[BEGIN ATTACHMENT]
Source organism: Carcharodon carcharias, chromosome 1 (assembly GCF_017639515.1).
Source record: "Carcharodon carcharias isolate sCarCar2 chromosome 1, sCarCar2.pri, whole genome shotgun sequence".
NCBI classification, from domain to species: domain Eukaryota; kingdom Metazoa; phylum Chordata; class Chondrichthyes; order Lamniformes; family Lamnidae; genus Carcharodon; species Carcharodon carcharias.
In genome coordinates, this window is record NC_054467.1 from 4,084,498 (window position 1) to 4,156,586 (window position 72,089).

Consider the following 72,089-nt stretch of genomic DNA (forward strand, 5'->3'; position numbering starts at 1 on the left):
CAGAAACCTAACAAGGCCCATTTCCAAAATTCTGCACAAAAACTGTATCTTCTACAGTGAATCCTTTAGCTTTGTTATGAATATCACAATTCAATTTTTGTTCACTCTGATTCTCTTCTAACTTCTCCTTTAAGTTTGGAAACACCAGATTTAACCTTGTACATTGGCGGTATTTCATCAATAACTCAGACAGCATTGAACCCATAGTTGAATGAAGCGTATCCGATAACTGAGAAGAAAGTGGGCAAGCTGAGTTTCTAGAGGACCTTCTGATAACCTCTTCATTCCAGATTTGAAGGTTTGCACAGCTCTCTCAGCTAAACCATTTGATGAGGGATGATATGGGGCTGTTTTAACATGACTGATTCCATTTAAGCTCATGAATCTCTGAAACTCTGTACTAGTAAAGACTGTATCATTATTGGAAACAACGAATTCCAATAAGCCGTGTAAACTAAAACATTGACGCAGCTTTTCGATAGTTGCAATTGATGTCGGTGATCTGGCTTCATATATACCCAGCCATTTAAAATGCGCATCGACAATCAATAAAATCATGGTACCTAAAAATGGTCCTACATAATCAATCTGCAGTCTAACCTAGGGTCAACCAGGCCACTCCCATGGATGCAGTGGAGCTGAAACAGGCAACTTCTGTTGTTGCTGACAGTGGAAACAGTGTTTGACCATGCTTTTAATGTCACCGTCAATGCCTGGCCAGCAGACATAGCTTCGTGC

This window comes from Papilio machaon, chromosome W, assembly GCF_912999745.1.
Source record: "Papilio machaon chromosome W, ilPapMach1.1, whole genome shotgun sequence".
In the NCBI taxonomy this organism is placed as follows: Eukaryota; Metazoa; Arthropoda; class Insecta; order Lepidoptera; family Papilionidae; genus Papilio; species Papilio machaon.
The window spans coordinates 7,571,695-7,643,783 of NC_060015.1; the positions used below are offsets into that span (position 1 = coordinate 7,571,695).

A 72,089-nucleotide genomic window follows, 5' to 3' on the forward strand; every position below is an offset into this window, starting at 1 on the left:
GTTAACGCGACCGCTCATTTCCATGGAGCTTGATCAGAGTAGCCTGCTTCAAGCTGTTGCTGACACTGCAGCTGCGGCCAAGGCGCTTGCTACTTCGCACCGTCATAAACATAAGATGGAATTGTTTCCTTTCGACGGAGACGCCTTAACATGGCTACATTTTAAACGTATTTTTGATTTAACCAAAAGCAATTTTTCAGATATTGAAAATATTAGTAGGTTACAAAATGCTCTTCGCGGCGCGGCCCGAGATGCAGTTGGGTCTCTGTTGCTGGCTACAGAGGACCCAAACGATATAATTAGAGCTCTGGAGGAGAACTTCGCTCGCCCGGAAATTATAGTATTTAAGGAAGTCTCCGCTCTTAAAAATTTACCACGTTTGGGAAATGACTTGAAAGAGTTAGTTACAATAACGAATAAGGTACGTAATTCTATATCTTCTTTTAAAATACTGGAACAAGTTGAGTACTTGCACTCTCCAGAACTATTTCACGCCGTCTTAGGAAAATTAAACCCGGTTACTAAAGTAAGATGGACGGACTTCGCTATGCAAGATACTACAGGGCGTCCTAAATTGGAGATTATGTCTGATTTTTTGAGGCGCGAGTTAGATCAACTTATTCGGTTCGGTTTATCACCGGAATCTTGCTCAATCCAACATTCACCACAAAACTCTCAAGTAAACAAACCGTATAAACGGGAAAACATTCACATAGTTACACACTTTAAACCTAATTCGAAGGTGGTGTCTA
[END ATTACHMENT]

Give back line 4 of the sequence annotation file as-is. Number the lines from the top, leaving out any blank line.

In genome coordinates, this window is record NC_054467.1 from 4,084,498 (window position 1) to 4,156,586 (window position 72,089).